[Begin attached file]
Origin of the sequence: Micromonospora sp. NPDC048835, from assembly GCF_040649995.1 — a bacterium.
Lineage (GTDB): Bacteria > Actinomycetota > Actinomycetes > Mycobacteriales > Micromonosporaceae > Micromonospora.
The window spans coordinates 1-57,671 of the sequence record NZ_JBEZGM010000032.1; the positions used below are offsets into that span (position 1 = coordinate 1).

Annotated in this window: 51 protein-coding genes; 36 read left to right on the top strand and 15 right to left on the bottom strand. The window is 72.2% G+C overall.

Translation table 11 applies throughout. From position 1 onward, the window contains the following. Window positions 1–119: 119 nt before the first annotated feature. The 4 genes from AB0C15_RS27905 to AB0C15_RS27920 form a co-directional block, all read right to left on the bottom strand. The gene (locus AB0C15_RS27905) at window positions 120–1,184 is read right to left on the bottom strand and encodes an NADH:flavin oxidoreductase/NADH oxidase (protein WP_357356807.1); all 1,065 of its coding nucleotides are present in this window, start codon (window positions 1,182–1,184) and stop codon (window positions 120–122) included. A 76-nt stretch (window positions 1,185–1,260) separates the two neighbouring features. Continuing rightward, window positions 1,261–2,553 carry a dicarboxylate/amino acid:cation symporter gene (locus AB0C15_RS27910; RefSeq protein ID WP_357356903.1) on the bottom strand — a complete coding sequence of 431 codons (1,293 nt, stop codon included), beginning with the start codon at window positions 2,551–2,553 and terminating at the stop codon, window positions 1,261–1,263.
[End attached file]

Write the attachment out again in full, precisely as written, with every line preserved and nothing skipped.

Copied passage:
Origin of the sequence: Micromonospora sp. NPDC048835, from assembly GCF_040649995.1 — a bacterium.
Lineage (GTDB): Bacteria > Actinomycetota > Actinomycetes > Mycobacteriales > Micromonosporaceae > Micromonospora.
The window spans coordinates 1-57,671 of the sequence record NZ_JBEZGM010000032.1; the positions used below are offsets into that span (position 1 = coordinate 1).

Annotated in this window: 51 protein-coding genes; 36 read left to right on the top strand and 15 right to left on the bottom strand. The window is 72.2% G+C overall.

Translation table 11 applies throughout. From position 1 onward, the window contains the following. Window positions 1–119: 119 nt before the first annotated feature. The 4 genes from AB0C15_RS27905 to AB0C15_RS27920 form a co-directional block, all read right to left on the bottom strand. The gene (locus AB0C15_RS27905) at window positions 120–1,184 is read right to left on the bottom strand and encodes an NADH:flavin oxidoreductase/NADH oxidase (protein WP_357356807.1); all 1,065 of its coding nucleotides are present in this window, start codon (window positions 1,182–1,184) and stop codon (window positions 120–122) included. A 76-nt stretch (window positions 1,185–1,260) separates the two neighbouring features. Continuing rightward, window positions 1,261–2,553 carry a dicarboxylate/amino acid:cation symporter gene (locus AB0C15_RS27910; RefSeq protein ID WP_357356903.1) on the bottom strand — a complete coding sequence of 431 codons (1,293 nt, stop codon included), beginning with the start codon at window positions 2,551–2,553 and terminating at the stop codon, window positions 1,261–1,263.